Feeding Prebiotics and Probiotics

Prebiotics, probiotics and synbiotics (a combination of the two) are a type of nutritional supplements given to horses to protect and support the gastrointestinal (GI) tract. A healthy GI tract is thought to reduce gas, colic, improve digestion and absorption of nutrients, minimize laminitis, protect the body against infection as well as benefiting the immune system.

Despite the similar sounding names, prebiotics and probiotics are two completely different types of supplements with two different mechanisms of actions

  • Probiotics are live ''good'' microorganisms (such as fungi, bacteria or yeast). These are important to the horse because they help break down and ferment grass and hay. This fermentation results in the production of volatile fatty acids which provide a significant source of energy to the horse. 
  • These microbes also produce B vitamins and other nutrients which contribute to the overal health of the horse.  
  • These ''good'' microbes keep the ''bad'' microbes (eg. salmonella) from over populating the intestines and causing illness. 

  • In the simplest terms, prebiotics are a food source that stimulate the growth or activity the bacteria and probiotics in the horses GI tract - in other words these products ''feed'' the good bugs.
  • The majority of prebiotics are carbohydrates which are long chains of sugar molecules.
  • The horse cannot digest these food sources but instead they are broken down by the ''good'' micro-organisms.

How do they benefit horses?  
Like many nutritional supplements, far more research has been conducted in human medicine than veterinary medicine. In humans, probiotics and prebiotics have been used for the treatment and management of infectious diarrhoea, IBS, inflammatory bowel disease, gastric ulcers, dental disease and skin infections.

The populations of microbes in the horses large intestine can be altered to due to, but not limited to, the use of antibiotics, changes in feed, transport and stress. Therefore, many horse owners now treat their horses with either probiotics or prebiotics (or a combination of both) before a stressful event or antibiotic use. They have also been proven to be beneficial to older horses, hard/poor doers, or high end performance horses.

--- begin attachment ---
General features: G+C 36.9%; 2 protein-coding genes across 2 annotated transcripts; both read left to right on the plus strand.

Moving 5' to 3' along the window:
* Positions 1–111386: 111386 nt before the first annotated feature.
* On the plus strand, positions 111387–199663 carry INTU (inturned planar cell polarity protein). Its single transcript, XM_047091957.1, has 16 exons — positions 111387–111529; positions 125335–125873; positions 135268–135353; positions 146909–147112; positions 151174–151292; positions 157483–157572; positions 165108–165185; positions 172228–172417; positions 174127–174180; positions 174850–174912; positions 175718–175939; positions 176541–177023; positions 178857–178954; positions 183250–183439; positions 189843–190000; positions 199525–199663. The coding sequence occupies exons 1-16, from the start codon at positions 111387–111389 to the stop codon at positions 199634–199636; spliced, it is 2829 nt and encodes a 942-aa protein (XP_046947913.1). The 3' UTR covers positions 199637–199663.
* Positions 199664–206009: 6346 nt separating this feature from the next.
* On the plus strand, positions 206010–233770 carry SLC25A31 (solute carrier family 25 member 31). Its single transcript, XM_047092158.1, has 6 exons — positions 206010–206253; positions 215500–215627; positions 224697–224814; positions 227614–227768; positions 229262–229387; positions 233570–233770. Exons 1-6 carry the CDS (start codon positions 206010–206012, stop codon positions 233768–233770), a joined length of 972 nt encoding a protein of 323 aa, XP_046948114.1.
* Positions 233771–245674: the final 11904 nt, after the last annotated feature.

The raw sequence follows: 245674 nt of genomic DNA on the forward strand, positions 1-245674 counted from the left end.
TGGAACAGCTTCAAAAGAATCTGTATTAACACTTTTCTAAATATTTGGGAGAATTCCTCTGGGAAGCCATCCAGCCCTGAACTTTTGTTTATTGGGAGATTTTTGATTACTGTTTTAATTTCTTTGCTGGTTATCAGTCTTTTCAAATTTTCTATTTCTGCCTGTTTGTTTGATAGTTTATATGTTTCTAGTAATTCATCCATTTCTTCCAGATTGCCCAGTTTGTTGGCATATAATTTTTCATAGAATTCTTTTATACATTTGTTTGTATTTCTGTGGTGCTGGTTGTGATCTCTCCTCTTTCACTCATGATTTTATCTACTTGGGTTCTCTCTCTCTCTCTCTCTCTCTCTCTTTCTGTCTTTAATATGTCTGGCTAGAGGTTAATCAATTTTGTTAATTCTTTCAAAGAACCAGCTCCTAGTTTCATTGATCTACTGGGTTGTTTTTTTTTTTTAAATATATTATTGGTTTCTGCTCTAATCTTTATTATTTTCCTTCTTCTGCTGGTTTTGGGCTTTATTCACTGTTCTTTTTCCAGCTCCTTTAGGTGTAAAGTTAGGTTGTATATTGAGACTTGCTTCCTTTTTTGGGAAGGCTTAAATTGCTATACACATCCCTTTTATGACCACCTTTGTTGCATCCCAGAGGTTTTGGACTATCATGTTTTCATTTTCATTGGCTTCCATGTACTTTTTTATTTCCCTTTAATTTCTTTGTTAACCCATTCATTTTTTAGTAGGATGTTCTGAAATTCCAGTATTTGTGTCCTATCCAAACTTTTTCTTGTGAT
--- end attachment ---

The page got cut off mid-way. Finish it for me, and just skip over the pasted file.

These products are cheap, widely available and have a positive effect on the body. However, it is important to remember that scientific research into the effects of using these products remains somewhat scarce - but that's not to say there are none!

In 2005 a study was performed which supports the use of orally ingested probiotics. Horses with acute diarrhoea were fed a probiotic and experienced a huge reduction in the severity and duration of their illness, compared to untreated horses and those receiving a placebo. Another study, in 2008, showed that a prebiotic was effective in reducing microbe disruption in the hind-gut during stressful conditions.

A Little Caution
Although widely considered safe, one must air on the side of caution when using pro and prebiotics.

As pro and prebiotics are not classified as drugs they do not have to be manufactured like drugs (using quality controlled or quality assured practices), thus there are alot of substandard products available.

In one study when probiotics were given to newborn foals it caused severe diarrhoea. Whereas in another human study the use of probiotics was associated with a higher death rate in patients with acute appendicitis.

NAF Biotics Powder - one of the few high quality products available containing both pre and probiotics

Last Words
The ''good'' bacteria in the horses gut are beneficial to the horses digestive tract as well as it's over all well-being. Stress or illness can cause a disruption to the population of these microbes which can lead to the horse becoming 'run down' and thus cause secondary issues such as laminitis or colic.

Replacing or enhancing the ''good'' bacteria as well as giving them a suitable food source so as to encourage them to flourish can help a stressed or ill horse.

But best to remember that probiotics and prebiotics are being tested and explored more in relation to horse digestive systems! So watch this space :)

So what do you think? Do you feed pro or prebiotics - have you noticed a change in your horse?

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